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Can regular expression be utilized to match any string except a specific string constant let us say "ABC" ? Is this possible to exclude just one specific string constant? Thanks your help in advance.

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marked as duplicate by chrylis, cjstehno, smerny, G Gordon Worley III, fedorqui Aug 23 '13 at 14:50

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1  
Which tool are you using? Depending upon the tool, there might be a way to specify this external to your regex. grep supports a -v option to invert the sense of the match, for example. –  Will Bickford Sep 8 '09 at 17:23
    
Can't you just 'if (/^ABC$/) else { ... } where the else would be the not matching ABC –  Xetius Sep 8 '09 at 18:48
    
So are you looking to match every character of a given string, except the ABC part of it? In other words, "A string with ABC" would match "A string with ". –  Steve Wortham Sep 8 '09 at 19:06

5 Answers 5

You have to use a negative lookahead assertion.

(?!^ABC$)

You could for example use the following.

(?!^ABC$)(^.*$)

If this does not work in your editor, try this. It is tested to work in ruby and javascript:

^((?!ABC).)*$
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This will work if you're looking for a string that does not include ABC. But is that the goal? Or is the goal to match every character except ABC? –  Steve Wortham Sep 8 '09 at 18:37
    
Thanks for pointing that out, you are right - my suggestion only avoids strings starting with ABC - I forgot to anchor the assertion. Going to correct that. –  Daniel Brückner Sep 8 '09 at 18:56
    
That's still different than what I was thinking. Perhaps the questioner will clarify what they're looking for. –  Steve Wortham Sep 8 '09 at 19:04
    
I find it quite clear - "any string except a specific string [constant]" hence any string (including strings containing ABC) except ABC itself. –  Daniel Brückner Sep 8 '09 at 19:09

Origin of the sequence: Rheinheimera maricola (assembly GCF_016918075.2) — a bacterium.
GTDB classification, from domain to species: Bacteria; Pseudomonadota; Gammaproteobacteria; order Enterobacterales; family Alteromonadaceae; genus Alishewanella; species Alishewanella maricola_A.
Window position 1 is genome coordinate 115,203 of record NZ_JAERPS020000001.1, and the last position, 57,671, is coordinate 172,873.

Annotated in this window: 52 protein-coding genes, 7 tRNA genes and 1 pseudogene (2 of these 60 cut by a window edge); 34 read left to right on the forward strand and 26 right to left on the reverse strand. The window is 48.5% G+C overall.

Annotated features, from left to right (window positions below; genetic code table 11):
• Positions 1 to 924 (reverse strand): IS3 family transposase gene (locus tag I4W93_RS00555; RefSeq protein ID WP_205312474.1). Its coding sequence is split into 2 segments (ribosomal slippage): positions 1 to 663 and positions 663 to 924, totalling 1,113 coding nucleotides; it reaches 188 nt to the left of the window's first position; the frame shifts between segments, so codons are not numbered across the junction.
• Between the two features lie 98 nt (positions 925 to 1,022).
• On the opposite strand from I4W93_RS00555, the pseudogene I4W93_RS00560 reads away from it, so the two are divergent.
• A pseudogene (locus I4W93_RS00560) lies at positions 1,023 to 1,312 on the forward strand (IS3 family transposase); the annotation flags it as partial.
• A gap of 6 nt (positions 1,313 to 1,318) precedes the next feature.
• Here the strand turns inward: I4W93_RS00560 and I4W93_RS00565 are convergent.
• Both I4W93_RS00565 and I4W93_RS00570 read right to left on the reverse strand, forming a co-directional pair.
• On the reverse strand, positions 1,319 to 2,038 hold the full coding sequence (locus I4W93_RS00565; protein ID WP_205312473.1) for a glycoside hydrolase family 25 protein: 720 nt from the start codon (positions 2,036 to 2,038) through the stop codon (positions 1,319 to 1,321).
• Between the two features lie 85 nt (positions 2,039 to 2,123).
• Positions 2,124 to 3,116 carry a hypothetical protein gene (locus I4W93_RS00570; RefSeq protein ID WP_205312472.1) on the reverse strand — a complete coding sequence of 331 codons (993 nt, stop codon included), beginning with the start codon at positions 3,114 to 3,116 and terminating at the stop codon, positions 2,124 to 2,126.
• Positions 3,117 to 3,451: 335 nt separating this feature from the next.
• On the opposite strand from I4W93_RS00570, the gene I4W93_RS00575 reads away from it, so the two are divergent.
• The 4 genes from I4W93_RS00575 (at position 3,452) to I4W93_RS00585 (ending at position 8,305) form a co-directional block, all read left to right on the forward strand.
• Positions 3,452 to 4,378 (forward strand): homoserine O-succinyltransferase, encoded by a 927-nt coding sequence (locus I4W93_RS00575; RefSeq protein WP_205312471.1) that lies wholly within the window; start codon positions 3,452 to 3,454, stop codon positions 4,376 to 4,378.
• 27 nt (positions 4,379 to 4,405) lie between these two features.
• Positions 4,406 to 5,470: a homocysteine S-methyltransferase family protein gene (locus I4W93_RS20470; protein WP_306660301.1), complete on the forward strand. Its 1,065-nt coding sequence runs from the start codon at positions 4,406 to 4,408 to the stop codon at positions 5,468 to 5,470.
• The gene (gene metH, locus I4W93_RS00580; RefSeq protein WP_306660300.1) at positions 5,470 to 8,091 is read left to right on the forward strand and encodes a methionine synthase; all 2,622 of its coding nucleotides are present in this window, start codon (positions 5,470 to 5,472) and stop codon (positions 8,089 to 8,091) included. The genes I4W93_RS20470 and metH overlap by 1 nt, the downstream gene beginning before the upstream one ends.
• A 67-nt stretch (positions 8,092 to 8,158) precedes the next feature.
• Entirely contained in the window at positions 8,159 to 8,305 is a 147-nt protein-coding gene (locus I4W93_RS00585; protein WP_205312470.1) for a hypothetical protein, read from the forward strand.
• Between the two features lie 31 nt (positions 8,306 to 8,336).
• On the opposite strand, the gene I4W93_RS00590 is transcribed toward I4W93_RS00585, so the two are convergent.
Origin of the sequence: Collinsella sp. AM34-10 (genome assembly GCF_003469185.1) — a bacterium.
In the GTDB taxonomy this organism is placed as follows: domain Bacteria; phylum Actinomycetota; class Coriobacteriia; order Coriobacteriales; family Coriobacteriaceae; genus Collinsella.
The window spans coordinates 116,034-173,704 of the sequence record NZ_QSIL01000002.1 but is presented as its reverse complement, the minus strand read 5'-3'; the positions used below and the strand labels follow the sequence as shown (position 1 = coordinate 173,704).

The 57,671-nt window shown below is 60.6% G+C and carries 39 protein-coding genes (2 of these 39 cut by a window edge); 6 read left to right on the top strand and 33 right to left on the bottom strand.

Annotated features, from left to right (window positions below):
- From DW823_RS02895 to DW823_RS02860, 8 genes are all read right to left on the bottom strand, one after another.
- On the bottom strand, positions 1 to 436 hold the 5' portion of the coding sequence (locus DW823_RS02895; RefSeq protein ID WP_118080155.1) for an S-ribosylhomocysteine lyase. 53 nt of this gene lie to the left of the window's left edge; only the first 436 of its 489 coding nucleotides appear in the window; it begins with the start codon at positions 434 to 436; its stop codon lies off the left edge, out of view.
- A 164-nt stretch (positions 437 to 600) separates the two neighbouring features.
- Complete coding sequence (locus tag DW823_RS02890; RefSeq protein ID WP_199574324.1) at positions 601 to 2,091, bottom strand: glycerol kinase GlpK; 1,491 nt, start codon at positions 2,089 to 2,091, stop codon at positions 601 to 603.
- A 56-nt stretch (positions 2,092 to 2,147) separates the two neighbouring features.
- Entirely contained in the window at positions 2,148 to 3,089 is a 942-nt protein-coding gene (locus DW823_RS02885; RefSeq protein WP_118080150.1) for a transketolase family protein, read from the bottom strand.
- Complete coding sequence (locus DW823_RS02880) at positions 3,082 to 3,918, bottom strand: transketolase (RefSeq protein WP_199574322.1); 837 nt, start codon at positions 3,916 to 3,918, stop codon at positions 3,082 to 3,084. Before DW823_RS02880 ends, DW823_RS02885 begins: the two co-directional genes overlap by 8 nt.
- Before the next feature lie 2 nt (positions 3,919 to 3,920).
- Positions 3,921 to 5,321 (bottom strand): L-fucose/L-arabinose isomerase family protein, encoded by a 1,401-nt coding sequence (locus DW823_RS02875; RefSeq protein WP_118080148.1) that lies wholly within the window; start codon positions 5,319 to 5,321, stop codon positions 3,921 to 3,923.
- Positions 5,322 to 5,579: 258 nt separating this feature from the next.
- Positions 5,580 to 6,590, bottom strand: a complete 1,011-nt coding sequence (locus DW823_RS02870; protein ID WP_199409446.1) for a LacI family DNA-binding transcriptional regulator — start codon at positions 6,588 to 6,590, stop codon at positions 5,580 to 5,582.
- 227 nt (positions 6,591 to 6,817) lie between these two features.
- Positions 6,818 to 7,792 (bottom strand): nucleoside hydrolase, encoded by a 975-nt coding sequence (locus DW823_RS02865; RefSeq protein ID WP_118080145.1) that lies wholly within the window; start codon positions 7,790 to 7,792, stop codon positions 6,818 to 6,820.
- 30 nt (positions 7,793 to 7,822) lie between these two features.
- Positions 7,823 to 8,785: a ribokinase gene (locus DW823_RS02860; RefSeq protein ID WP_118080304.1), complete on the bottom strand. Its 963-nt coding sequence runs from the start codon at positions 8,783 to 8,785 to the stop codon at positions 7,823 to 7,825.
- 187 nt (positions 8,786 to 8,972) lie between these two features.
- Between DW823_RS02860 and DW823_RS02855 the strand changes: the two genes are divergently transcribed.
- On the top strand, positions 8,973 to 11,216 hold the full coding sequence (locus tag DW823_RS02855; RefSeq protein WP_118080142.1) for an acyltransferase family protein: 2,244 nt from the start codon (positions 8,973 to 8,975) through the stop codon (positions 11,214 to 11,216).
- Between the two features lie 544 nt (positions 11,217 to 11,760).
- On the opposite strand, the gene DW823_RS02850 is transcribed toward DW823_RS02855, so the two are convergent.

Yeah, you may be right. If so then you're answer is perfect. You can see my answer to see how I interpreted it. –  Steve Wortham Sep 8 '09 at 19:48

You could use negative lookahead, or something like this:

^([^A]|A([^B]|B([^C]|$)|$)|$).*$

Maybe it could be simplified a bit.

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That won’t allow no string that starts with ABC. –  Gumbo Sep 8 '09 at 21:15

This isn't easy, unless your regexp engine has special support for it. The easiest way would be to use a negative-match option, for example:

$var !~ /^foo$/
    or die "too much foo";

If not, you have to do something evil:

$var =~ /^(($)|([^f].*)|(f[^o].*)|(fo[^o].*)|(foo.+))$/
    or die "too much foo";

That one basically says "if it starts with non-f, the rest can be anything; if it starts with f, non-o, the rest can be anything; otherwise, if it starts fo, the next character had better not be another o".

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That won’t allow the empty string, f, fo and foo. –  Gumbo Sep 8 '09 at 21:14
    
@Gumbo: It allows the empty string just fine; notice that ($) is the first alternative, so ^$ (empty string) is accepted. I tested it, and at least in perl 5.0.10 the empty string is accepted. –  derobert Sep 8 '09 at 21:50
    
... sorry, perl 5.10.0, of course! –  derobert Sep 8 '09 at 21:51

Try this regular expression:

^(.{0,2}|([^A]..|A[^B].|AB[^C])|.{4,})$

It describes three cases:

  1. less than three arbitrary character
  2. exactly three characters, while either
    • the first is not A, or
    • the first is A but the second is not B, or
    • the first is A, the second B but the third is not C
  3. more than three arbitrary characters
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In .NET you can use grouping to your advantage like this:

http://regexhero.net/tester/?id=65b32601-2326-4ece-912b-6dcefd883f31

You'll notice that:

(ABC)|(.)

Will grab everything except ABC in the 2nd group. Parenthesis surround each group. So (ABC) is group 1 and (.) is group 2.

So you just grab the 2nd group like this in a replace:

$2

Or in .NET look at the Groups collection inside the Regex class for a little more control.

You should be able to do something similar in most other regex implementations as well.

UPDATE: I found a much faster way to do this here: http://regexhero.net/tester/?id=997ce4a2-878c-41f2-9d28-34e0c5080e03

It still uses grouping (I can't find a way that doesn't use grouping). But this method is over 10X faster than the first.

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